The Olympic Drive-In

  Photo Courtesy of Mal Sharpe
Located much further away from our home in Culver City, the Olympic Drive-In was our second choice if we wanted to go to the movies.  I only remember going there a few times.  Particularly, I remember the picture on the back of the screen.  Those two people surfing are permanently etched in my mind.

I first started thinking about the Olympic Drive-In again about 5 years ago.  Some of my New Generation friends were chatting over email and we were trying to remember what was on the back of the screen.  The above picture immediately popped into my mind, so I wrote this page.

The Olympic Drive-In was originally at Pico Blvd. and Westwood Blvd., it later moved to 12109 West Olympic Blvd (Olympic and Bundy), Los Angeles, California.  The Olympic Drive-In Theatre was built in 1934 and was operated by Pacific Theaters.  Its Vehicle capacity was 500 at the Pico Location and 775 after being moved to the Olympic location.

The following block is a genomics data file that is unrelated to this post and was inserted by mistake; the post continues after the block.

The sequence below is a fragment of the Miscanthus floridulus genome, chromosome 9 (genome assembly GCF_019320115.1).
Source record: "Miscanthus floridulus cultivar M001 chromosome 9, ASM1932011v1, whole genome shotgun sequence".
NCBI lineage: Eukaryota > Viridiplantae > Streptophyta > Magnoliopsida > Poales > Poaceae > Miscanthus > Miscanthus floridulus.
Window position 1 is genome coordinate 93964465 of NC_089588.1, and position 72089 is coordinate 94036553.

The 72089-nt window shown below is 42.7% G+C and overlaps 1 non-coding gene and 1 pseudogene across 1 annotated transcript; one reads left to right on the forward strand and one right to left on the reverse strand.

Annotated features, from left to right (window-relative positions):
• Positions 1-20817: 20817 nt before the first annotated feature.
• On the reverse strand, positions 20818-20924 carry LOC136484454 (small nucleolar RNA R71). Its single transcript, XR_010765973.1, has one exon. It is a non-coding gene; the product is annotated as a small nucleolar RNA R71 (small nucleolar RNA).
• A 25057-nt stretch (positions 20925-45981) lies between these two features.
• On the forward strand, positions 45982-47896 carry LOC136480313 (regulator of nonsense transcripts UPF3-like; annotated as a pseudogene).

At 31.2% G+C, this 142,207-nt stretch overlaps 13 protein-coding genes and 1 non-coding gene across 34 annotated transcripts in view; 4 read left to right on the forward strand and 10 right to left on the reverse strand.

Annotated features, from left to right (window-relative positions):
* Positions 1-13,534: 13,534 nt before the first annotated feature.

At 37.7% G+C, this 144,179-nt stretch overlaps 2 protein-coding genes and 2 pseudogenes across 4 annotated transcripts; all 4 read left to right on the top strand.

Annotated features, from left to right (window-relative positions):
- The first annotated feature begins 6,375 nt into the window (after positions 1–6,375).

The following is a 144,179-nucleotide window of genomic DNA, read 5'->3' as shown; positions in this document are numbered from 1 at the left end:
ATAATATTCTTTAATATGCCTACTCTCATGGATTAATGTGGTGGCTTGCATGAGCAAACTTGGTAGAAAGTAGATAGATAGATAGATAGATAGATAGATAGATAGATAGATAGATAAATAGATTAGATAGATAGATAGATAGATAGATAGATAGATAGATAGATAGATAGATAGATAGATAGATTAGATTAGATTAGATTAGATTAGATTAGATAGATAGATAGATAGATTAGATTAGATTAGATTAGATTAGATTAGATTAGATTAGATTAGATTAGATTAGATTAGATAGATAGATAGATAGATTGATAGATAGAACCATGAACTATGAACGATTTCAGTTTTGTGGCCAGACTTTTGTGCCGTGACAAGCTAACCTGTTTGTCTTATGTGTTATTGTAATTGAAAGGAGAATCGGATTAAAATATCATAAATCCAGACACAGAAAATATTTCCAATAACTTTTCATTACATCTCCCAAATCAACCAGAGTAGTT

It is known as Los Angeles' FIRST DRIVE-IN THEATER

It was soon after Richard Hollingshead opened the World’s first drive-in theater in Camden, New Jersey, June 1933, the first Los Angeles drive-in opened.  It was September 9, 1934

As there was only one, it was originally just called “Drive-In Theater”  Soon thereafter, it became known as the "Pico Drive-In due only to its location.
The Olympic Drive-In was built by California Drive-In Theaters, Inc., which later became known as Pacific Drive-In Theaters. The original drive-in was built to accommodate 500 automobiles with speakers mounted on the parking rows intended to throw the audio towards the cars. The first movie shown was "Handy Andy" starring Will Rogers. Admission was $.25 cents for adults and $.10 cents for children.
The drive-in would stand at its original location on Pico and Westwood (The Westside Pavilion is now located on the site of the Pico) until the late 1940s when it was literally picked up and moved about two miles to the west to a site near Olympic and Bundy and now called the "Olympic".
Towards the end, the Olympic did what many drive-ins were doing at the time - showing X-rated flicks.  It closed for good on October 14, 1973 and the last movies shown were "School Girls", "School Girls Growing", and "Swinging Wives.

No trace of the drive-in remains except that cars are still located at this old drive-in -- a Cadillac dealership replaced it.  I actually purchased a brand new 2000 Escalade there for my wife Rhonda.  We sold the Cadillac in 2006 (whatever that has to do with anything).